Wednesday, 15 June 2011

Camping the tour de France

Many people choose to spend their summer vacation in France, following the Tour de France as it moves around the beautiful landscape. People tend to choose the camping life, and I don't blame them. In my opinion, there are four ways of really enjoying the tour, for us "regular" folks. a) in a departure city b) in an arrival city c) camping in a mountain side or d) in Paris at the last stage.

These are my picks from a fan perspective. Factors I've considered are fans' possibility to interact with riders and teams, fans' possibility to see the riders, the caravan and the show over time.
If you want to make it a memorable moment, choose a mountain instead of in the middle of a flat stage. Seeing riders zip past you in 50 km/h isn't a good return on investment (ROI), in a blink of an eye, the peloton is gone. That said, I hope you don't run along the riders up the Galibier either, risking to cause a disaster.

Camping it is
Many of the climbs have good accommodations located close by, due to being ski-locations in winter time. However, you can count on teams, press and officials occupying most of these, so if you're not extremely fast when placing an order online as the tour "breaks"; bring your tent. When in France remember plenty of water, a hat, sunscreen and some cycling apparel of some sort. And if you don't wear a big smile on your face, you will.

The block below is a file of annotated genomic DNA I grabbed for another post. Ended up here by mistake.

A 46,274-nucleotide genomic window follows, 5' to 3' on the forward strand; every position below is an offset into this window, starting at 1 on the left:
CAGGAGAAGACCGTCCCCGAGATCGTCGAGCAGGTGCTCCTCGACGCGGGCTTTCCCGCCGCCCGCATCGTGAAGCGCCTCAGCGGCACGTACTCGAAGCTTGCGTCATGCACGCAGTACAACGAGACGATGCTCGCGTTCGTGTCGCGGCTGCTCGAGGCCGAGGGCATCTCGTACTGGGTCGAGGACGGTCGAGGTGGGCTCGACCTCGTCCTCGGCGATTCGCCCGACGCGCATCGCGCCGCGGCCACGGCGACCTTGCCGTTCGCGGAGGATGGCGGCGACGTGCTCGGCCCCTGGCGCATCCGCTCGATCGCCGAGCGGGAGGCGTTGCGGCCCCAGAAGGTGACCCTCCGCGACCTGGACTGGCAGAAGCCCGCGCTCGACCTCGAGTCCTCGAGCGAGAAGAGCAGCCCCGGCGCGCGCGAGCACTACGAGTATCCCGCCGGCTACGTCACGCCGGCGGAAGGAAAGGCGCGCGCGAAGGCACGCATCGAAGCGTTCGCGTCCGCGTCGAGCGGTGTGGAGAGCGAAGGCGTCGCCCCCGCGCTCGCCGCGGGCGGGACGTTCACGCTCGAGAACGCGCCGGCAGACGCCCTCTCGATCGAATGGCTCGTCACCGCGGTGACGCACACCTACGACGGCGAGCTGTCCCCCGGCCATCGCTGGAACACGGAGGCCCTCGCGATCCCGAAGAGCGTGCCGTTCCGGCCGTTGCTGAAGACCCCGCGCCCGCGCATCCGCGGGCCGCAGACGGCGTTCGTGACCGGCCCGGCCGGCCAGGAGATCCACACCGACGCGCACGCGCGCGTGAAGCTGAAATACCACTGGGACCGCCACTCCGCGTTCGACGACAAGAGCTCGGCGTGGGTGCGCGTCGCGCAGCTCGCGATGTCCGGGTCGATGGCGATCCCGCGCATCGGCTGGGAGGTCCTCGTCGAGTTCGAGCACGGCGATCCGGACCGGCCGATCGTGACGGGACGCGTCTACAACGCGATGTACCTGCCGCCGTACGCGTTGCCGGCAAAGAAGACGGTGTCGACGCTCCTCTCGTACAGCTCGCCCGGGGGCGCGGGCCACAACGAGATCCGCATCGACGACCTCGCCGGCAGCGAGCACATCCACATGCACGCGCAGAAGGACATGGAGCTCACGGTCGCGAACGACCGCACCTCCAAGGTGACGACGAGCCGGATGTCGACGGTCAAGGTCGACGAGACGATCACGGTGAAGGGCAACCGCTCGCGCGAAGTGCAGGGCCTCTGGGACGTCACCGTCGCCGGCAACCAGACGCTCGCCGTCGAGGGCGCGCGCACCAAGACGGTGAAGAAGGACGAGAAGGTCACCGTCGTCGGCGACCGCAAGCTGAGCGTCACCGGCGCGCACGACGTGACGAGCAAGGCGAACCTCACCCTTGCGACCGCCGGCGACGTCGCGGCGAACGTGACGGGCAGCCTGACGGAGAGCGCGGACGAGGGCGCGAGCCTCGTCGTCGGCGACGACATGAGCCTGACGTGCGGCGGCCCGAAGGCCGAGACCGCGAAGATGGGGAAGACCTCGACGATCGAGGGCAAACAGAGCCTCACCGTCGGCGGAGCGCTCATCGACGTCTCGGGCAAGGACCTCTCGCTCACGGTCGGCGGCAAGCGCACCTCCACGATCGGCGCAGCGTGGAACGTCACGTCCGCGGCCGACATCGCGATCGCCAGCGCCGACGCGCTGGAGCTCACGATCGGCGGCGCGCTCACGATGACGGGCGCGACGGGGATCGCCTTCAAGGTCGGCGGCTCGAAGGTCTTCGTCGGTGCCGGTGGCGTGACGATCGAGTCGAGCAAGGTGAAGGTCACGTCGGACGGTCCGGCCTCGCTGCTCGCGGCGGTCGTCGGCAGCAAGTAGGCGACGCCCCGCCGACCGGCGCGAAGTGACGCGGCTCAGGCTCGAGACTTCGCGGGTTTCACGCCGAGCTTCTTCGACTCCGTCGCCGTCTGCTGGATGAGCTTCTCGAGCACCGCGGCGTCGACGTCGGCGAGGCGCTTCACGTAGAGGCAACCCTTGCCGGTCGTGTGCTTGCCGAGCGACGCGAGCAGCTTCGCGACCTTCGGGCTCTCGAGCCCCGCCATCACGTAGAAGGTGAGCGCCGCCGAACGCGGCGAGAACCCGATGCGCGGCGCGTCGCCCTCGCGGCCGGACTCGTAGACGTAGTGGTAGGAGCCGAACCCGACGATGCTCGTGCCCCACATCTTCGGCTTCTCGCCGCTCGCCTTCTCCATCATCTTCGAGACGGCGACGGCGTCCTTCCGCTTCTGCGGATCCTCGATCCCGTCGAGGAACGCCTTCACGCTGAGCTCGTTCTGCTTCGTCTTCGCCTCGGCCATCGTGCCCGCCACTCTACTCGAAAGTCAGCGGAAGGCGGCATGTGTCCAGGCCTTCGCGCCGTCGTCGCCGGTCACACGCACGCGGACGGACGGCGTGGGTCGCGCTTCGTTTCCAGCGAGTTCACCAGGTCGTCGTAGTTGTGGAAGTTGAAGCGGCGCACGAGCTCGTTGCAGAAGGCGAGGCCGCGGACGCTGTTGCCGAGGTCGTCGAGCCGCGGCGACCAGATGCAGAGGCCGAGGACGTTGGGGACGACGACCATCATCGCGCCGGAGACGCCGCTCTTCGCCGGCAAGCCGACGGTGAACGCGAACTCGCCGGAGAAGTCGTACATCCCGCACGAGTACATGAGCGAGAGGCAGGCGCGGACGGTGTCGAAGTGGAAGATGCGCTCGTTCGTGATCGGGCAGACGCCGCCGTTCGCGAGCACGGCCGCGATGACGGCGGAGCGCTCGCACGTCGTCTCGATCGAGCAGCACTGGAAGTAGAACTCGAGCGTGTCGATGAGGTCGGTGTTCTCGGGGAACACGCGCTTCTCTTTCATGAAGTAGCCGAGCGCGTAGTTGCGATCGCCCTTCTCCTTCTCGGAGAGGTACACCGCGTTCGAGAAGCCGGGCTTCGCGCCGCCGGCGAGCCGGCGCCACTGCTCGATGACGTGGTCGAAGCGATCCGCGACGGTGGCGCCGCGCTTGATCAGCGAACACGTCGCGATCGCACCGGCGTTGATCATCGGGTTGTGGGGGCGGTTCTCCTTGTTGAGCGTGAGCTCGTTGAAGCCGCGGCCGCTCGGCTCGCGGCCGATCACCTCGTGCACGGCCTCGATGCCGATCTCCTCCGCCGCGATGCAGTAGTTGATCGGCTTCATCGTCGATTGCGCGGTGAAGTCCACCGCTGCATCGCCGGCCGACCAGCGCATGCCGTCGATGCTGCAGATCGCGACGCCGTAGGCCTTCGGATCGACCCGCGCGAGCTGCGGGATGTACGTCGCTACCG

Controlled chaos..

First rule: Remember that the French police normally close the mountains for non-official cars at around 6 PM on the evening before the stage. Many people have found themselves stuck at the bottom of the mountain on the morning of the stage, presented with a choice to walk up towards the top or cheer at the bottom. On flat stages the police normally stop all traffic 40 minutes before the caravan arrives.

People stay in campers, pitch their tents or stay in nearby hotels, and they really create life to the race. If you choose to camp on Alpe d'Huez and live near "the Dutch corner"on bend seven, expect a sleepless night. They party like it's 1999. They are not all Dutch by the way, but mostly.
Be there or be square


The spectators are a crucial part of the tour. They create the happy mood and there's nothing like the peaceful teasing of other nations, right?

Tourmalet 2009 - Velonews


Photo downloaded here.
   

 

 

2 comments:

  1. Hi, do you have more precise information regarding the location of Dutch Corner?

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  2. Anonymous; Hi, sorry for the late reply, been away for the weekend. The Dutch corner can be found on several mountains, both Alpes d'Huez and Ventoux have one. The most famous one is on Alpes d'Huez, the mountain has 21 bends/hairpins, each named after a stage winner. It is called the Dutch corner (which actually is an hairpin and a straight stretch of the road) due to the masses of Dutch people gathered there. Dutch riders have been winning quite often there, not so the recent years, but earlier. In addition to this, there is a church on that stretch, where a Dutch priest ruled, if I remember correctly.

    Anyway, the Dutch, and everybody else, play it hard on the night before the tour hit the stage, so if you have come to relax before the stage, sleep somewhere else...

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